Use an Underwater Tripod for Great Snorkeling Videos

Our new underwater tripod setup. A KingJoy KT-30 tripod, and an Akaso V50 Pro action camera.

Using a mini underwater tripod is a really easy way to get excellent close-up fish videos, that eliminates the annoying problem of shaky hand-held video.

We hate hauling extra gear around with us snorkeling, but the results are so good doing this that we will be using this often in the future. The video we captured is so relaxing and enjoyable to watch, and full of fish.

On this page you can see some sample video of how it works, tripod and camera suggestions, and some tips for success.

Watch the underwater tripod video tests below, from our last trip to Curacao in the Caribbean. You will see two different test spots, a clip showing how long it takes for the fish to return, and a fun clip of the fish swimming around the camera.

How to Use a Mini Underwater Tripod for Underwater Video While Snorkeling

To do this we use a very small tripod, a small amount of added lead weight, and a GoPro type camera, although you could use any camera.

  1. First, look for a place where lots of fish are hanging out, that is shallow enough for you to dive down to. Look for a good spot to put your tripod and camera that is on sand or rock, that will give a good view of the fish and background. Absolutely do not place your tripod on any live coral, even if it is stony coral with retracted polyps.
  2. Next dive down and place your camera. I prefer to start my video before I dive down, so I don't have to mess with that while holding my breath, because normally I need my breath to get the camera positioned correctly.
  3. Then swim far enough away you can still keep an eye on your camera, but you are not disturbing the fish. Do not let your camera out of your sight. You risk someone else picking it up, or losing it. Normally within about 30 seconds to a minute the fish will return. And they might grow more curious about the camera and come closer, and might even start circling around the tripod, which makes for great video.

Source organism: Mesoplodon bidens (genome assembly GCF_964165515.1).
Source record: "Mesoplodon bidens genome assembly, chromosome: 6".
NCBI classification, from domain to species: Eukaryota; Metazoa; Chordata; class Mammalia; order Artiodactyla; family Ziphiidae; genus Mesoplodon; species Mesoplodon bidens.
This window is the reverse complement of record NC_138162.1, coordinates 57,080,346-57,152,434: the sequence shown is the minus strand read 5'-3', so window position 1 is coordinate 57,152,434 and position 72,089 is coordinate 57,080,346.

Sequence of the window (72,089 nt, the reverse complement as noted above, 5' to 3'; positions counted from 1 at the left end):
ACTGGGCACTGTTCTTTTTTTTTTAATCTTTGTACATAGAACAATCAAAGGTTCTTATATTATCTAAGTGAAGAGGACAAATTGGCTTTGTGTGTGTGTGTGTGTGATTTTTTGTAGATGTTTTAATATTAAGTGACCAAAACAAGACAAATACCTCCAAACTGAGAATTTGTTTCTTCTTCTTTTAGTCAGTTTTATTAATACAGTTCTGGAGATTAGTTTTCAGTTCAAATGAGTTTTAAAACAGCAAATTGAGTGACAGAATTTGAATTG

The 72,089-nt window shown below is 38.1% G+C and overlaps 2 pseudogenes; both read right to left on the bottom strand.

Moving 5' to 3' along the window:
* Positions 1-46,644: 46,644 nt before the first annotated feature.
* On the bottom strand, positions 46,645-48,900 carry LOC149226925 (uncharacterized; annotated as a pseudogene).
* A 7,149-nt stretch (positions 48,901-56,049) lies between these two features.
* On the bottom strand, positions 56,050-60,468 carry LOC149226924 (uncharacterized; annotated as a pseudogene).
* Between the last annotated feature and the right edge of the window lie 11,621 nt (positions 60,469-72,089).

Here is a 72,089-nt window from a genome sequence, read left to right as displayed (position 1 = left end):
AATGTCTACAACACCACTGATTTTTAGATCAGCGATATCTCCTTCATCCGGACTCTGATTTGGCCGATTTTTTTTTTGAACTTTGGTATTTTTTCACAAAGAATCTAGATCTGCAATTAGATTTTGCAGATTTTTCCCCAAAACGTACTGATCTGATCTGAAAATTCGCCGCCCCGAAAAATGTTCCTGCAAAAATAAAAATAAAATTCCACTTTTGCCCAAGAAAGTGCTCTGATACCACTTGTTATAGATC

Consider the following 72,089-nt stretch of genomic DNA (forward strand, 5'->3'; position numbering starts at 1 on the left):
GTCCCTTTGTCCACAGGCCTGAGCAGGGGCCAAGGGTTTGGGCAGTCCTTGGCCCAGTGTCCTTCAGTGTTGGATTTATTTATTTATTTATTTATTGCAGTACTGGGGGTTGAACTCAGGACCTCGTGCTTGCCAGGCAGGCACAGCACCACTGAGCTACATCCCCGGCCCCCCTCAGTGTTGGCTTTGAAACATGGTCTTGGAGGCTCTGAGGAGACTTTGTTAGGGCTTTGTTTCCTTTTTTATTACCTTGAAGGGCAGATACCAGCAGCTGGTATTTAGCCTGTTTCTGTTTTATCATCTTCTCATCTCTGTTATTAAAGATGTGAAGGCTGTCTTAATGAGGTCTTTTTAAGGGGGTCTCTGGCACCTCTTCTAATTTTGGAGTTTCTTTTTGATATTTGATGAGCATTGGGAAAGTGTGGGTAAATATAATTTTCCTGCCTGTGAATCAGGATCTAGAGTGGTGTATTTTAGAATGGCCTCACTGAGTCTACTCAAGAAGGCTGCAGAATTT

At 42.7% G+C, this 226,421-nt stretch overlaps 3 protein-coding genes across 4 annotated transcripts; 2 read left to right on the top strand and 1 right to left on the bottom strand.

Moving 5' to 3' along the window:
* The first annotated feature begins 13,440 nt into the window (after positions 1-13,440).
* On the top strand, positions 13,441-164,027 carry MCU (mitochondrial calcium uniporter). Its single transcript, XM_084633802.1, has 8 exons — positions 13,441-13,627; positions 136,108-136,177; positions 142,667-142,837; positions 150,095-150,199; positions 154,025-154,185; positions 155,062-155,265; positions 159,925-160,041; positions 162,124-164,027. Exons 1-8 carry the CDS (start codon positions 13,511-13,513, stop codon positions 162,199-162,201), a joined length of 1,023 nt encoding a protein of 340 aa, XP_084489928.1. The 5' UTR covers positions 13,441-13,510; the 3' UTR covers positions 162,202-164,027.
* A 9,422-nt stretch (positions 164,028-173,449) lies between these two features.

4. After 2-4 minutes collect your camera and turn it off. Rinse and repeat.

Pros & Cons of Using an Underwater Tripod

Pros

  • Aquarium-like videos full of fish that are normally difficult for a snorkeler or even a diver to get.
  • Very still video, with only the fish moving, which is very relaxing and enjoyable video to watch, compared to shaky hand-held video.

Cons

  • Using an underwater tripod has a big caveat. You absolutely must not place your tripod on anything living. You will find videos of people putting tripods right on coral. Don't be that turd! That means you must be able to recognize what live coral looks like, even stony coral that appears to be rock. We only place our camera on sand, or rock, or dead coral. The tripod only makes contact in three little tiny spots, and it leaves no damage.
  • Hauling a little tripod around and maybe an extra camera adds a distraction to your snorkeling.
  • On some guided snorkel trips, or at some resorts, you may not be allowed to use a tripod.
  • You need to have basic freediving skills. You don't have to go down deep, or for long, but you need to know how to be safe doing it.

Note: Our suggestions come from hands-on experience. We hope you find them helpful. You can help us if you purchase from the links below. We may make a small commission, from Amazon or other companies, at no extra cost to you. Thank you.

What Underwater Tripod to Buy?

Our first test used an Ultra Pod tripod with lead weight.

We tested this method using a small tripod we had already owned for years, an Ultra Pod, but it was not great. It is uber-lightweight, mostly made of plastic, and has a built-in ball head and Velcro strap. We used the strap to attach a one pound dive weight.

But, we found that trying to adjust the camera angle was a little tricky with the built-in ball head, and the knob was difficult to work underwater. From that experience we decided we did not want a ball head, and would instead adjust the horizontal angle with the legs and vertical angle could be adjusted with the camera mount.

You can spend big bucks on dedicated underwater tripods made for divers. Besides being unnecessarily expensive, they are not very compact when folded up.

One option that costs less, that was designed by a diver for saltwater, is the innovative Packpod. Although it looks very versatile, for how we would use it snorkeling it is too big, and the sharp legs look like an accident waiting to happen.

A GorillaPod is commonly used. They are lightweight and their Action Pod is small enough for the job. But, it floats because of all the little air chambers in the legs. So you will need to use more weight. It's also not that compact when not in use, and adjusting the legs is always a bit of a struggle on these. So we decided to pass on that as well.

Olympus TG-6 on our new underwater tripod.